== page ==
Patients were evaluated for severity of pain when the effect of anesthesia was over. In both the procedures, no patient was pain free. Post operative pain scores were significantly low in the Group A than Group B during first 24 hours and at first bowel movements. (Table-III).

Mobility of patients was also assessed after both the procedures. In group A, out of 110 patients, 59 (53.63%) were mobile on 1st postoperative day and 51 (46.36%) patients were mobile on 2nd postoperative day and onwards. While in group B, out of 103 patients, 68 (66.01%) patients were mobile on the first postoperative day and 35 (33.98%) patients were mobile on 2nd postoperative day and after wards, which is statistically significant p=0.05.

Post-operative complications were compared in both the techniques. Primary hemorrhage occurred in 4 (3.63%) patients of group A, no patient in group B developed this complication. Four patients (3.88%) in group B came with secondary hemorrhage, while in group A, no patient was seen having secondary hemorrhage. Retention of urine was seen in 13 (11.81%) patients in group A and 4 (3.88%) in group B. It was resolved with urinary catheterization in both groups. In both groups, no patient complained of faecal incontinence during six months follow-up. Four (3.63%) patients in group A came with recurrent hemorrhoids and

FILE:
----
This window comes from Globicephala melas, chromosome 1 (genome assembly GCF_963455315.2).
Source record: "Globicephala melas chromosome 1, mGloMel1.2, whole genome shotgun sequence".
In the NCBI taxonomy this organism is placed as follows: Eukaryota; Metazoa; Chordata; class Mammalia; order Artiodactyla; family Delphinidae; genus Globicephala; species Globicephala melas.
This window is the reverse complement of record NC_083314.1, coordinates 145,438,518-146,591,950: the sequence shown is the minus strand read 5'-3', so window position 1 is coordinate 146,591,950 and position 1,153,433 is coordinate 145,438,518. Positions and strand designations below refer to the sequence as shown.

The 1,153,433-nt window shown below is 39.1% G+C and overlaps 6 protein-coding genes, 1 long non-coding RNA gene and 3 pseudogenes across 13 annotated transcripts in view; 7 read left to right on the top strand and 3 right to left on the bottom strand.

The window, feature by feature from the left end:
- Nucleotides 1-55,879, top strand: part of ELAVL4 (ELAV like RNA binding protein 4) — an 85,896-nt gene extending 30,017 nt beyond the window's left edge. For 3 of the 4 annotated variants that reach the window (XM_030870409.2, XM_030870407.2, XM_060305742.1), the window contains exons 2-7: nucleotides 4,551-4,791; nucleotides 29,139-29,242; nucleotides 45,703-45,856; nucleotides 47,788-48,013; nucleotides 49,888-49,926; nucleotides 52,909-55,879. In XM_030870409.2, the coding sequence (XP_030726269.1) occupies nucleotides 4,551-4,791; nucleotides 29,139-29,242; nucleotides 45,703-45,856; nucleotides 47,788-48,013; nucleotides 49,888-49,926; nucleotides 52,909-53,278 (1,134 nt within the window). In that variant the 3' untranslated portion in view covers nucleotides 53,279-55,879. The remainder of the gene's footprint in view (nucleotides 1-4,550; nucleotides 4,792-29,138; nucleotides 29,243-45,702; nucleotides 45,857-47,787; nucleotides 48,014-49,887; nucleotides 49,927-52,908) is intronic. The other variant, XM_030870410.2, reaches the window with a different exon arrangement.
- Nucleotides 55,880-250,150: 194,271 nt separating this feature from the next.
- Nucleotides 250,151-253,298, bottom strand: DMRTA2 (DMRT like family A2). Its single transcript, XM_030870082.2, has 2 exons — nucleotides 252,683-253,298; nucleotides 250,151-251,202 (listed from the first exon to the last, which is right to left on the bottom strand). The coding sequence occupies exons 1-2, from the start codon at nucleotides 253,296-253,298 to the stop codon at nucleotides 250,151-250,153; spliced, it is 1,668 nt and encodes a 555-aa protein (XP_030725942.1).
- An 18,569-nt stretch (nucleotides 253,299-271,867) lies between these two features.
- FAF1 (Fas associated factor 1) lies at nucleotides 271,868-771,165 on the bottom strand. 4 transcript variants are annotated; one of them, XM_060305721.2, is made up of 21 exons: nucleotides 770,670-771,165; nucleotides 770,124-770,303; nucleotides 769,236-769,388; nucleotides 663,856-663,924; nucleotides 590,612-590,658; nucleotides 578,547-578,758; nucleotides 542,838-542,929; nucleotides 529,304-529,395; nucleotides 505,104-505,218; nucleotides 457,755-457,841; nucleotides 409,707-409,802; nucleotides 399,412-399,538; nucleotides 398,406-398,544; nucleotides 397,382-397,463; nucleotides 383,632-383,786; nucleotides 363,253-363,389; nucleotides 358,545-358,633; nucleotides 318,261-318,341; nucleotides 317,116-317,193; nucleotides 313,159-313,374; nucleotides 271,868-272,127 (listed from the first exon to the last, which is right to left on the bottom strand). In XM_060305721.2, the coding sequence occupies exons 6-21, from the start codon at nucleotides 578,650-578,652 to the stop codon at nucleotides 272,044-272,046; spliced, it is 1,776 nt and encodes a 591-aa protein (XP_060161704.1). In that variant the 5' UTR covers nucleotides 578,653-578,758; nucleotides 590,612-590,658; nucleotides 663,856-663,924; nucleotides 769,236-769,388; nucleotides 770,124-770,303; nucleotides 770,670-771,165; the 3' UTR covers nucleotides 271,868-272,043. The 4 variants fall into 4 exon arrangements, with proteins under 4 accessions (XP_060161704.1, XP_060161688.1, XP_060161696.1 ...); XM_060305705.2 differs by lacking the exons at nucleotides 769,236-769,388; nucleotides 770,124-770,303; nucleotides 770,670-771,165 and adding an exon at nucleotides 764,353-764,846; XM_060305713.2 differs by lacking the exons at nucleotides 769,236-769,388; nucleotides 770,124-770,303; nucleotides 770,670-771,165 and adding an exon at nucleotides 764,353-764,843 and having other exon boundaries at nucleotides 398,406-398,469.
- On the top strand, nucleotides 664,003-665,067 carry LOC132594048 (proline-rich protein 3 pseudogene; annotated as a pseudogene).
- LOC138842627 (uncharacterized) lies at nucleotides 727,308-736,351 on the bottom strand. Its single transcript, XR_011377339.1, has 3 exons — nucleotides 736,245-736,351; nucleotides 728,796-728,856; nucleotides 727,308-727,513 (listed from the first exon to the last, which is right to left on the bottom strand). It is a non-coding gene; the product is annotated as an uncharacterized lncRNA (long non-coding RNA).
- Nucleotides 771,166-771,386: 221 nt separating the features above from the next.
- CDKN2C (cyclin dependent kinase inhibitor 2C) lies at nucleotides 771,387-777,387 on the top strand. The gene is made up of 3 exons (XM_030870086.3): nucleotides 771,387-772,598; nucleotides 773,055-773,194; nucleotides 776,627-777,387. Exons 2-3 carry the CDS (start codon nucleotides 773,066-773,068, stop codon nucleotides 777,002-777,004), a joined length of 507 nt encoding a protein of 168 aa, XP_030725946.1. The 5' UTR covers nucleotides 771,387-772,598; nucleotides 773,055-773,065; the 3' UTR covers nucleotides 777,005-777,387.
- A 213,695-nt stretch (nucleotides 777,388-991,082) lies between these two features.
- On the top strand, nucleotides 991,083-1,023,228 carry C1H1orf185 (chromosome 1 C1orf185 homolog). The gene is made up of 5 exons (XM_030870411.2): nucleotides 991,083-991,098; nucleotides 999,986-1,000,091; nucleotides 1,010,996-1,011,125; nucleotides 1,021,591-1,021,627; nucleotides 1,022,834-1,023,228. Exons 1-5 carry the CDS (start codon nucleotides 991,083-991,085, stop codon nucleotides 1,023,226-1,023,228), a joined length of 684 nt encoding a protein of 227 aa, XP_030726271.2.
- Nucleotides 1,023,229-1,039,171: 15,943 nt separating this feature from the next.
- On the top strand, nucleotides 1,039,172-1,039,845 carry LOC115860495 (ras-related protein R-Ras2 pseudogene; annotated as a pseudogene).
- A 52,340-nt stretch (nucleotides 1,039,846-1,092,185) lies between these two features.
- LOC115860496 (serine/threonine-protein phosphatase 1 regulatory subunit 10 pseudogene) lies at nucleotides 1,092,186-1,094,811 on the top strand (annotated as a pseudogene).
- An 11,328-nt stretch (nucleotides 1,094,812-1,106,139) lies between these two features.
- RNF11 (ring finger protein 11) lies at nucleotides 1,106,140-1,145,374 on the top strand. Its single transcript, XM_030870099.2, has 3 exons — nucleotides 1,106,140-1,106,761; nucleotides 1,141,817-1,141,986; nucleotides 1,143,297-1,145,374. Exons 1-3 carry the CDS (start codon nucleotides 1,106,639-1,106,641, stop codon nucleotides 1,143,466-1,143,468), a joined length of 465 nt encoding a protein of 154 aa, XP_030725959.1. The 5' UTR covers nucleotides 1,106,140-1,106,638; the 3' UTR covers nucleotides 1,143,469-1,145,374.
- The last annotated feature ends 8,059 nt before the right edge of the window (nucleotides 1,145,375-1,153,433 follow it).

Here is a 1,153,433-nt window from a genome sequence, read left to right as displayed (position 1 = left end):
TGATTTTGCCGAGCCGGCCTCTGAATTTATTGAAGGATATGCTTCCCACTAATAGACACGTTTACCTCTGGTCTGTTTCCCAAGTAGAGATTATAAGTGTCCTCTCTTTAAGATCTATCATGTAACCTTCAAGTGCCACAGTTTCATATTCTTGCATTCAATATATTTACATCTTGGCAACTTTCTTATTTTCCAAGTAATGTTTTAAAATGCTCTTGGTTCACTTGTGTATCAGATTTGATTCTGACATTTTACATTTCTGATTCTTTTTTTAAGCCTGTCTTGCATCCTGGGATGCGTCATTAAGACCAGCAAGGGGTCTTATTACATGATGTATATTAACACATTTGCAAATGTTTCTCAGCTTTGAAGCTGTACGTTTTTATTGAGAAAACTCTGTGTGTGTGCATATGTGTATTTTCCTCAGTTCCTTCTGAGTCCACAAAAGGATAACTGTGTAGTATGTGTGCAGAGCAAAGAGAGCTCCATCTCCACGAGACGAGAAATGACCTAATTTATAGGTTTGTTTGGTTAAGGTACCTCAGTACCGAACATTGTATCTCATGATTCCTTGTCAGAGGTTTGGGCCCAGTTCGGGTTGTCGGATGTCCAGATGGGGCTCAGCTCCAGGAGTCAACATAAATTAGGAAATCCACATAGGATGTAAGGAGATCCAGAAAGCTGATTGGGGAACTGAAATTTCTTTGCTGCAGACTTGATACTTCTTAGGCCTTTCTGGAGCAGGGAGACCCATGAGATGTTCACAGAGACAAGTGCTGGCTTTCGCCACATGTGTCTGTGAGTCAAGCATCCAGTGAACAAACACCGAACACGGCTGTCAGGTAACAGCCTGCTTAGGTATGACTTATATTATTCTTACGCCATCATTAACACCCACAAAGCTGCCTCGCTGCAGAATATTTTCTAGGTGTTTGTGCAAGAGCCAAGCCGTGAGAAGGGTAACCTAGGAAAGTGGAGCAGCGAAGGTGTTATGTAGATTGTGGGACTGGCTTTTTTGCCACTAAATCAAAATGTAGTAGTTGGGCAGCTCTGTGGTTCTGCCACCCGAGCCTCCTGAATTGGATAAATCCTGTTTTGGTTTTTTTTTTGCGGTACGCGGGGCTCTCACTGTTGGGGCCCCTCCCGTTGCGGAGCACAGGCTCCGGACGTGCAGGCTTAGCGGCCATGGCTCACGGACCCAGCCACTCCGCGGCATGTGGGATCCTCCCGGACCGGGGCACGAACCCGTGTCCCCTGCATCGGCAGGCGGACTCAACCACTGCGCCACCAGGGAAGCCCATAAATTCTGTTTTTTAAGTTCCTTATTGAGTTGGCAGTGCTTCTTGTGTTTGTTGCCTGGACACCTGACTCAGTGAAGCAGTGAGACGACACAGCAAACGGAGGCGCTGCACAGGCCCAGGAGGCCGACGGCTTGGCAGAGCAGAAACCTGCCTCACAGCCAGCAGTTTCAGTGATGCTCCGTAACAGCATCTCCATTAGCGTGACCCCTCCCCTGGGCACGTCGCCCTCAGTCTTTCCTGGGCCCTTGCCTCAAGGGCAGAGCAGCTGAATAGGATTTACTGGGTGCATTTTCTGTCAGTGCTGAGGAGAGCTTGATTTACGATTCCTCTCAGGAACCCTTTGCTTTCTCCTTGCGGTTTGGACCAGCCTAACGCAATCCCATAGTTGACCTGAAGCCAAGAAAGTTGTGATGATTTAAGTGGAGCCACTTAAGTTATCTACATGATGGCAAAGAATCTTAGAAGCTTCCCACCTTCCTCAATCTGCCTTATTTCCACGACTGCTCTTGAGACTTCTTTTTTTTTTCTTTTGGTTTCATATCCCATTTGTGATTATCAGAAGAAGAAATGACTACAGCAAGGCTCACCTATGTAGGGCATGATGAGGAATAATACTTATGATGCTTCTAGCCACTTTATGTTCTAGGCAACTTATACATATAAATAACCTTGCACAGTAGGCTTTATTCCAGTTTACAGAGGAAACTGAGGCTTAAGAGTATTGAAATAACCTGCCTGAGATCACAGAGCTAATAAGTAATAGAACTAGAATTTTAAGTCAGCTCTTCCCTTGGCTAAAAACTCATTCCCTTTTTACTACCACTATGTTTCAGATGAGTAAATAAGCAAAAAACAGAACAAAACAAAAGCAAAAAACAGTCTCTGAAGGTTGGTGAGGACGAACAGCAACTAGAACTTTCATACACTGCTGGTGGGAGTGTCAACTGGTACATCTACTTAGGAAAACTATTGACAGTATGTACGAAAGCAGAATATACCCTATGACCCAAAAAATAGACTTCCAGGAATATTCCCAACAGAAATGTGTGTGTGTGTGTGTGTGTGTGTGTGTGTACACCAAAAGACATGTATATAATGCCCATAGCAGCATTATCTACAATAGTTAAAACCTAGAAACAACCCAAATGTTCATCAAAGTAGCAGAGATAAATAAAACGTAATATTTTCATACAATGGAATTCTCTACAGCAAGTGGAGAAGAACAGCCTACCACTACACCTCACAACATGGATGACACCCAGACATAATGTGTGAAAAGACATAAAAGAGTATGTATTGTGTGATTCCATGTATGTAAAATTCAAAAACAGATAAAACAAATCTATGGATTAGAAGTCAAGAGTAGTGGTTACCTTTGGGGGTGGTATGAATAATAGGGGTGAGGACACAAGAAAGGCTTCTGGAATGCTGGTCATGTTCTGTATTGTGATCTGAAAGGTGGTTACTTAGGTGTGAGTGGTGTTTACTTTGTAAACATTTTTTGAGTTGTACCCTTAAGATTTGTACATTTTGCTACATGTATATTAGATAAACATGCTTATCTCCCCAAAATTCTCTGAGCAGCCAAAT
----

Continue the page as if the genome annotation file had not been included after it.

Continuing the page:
Table-II: Operating time, duration of hospitalization, duration off work, and healing time (n = 213).

###Group A (Open###Group B (Closed###P-value

###hemorrhoidectomy) n = 110###hemorrhoidectomy) n=103

Operating time (min)###25.2+ 5.6 (15 - 35)###31.3 + 4.8 (25 - 40)###0.06

Duration of hospitalization (days)###4.1+1.0 (3 - 5)###2.5+0.8 (2 - 4)###0.04

Duration off work (days)###13.7+3.3 (10 - 21)###10.4+5.4 (7 - 18)###0.05

Healing (days)###24.5 + 4.12 (20 - 25)###17 + 3.5 (10 - 20)###0.01

P value is statistically significant

Results are expressed as Mean + Standard Deviation (Range)

Table-III: Postoperative morbidity with open and closed techniques (n = 213).

###Group A (Open###Group B (Closed###P-value

###hemorrhoidectomy) n = 110###hemorrhoidectomy) n=103

Postoperative pain score

During the first 24 hours###6.12 + 1.5 (2-8)###5.0 + 0.02 (1-7)###(less than) 0.0001